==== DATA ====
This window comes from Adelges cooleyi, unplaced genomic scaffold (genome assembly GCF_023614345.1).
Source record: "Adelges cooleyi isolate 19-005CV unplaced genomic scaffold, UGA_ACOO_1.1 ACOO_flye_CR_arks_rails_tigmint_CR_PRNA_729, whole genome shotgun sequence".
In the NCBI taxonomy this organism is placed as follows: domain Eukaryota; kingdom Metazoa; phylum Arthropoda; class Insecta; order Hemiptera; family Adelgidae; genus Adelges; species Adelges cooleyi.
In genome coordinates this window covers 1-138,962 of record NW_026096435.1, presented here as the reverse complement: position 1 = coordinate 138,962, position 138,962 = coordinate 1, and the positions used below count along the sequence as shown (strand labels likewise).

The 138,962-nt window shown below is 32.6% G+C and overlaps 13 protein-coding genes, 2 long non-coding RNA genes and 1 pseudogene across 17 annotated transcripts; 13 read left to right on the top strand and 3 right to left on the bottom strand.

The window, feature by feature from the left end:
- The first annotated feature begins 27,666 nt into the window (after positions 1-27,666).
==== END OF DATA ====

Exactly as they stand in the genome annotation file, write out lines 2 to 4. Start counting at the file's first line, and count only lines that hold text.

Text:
Source record: "Adelges cooleyi isolate 19-005CV unplaced genomic scaffold, UGA_ACOO_1.1 ACOO_flye_CR_arks_rails_tigmint_CR_PRNA_729, whole genome shotgun sequence".
In the NCBI taxonomy this organism is placed as follows: domain Eukaryota; kingdom Metazoa; phylum Arthropoda; class Insecta; order Hemiptera; family Adelgidae; genus Adelges; species Adelges cooleyi.
In genome coordinates this window covers 1-138,962 of record NW_026096435.1, presented here as the reverse complement: position 1 = coordinate 138,962, position 138,962 = coordinate 1, and the positions used below count along the sequence as shown (strand labels likewise).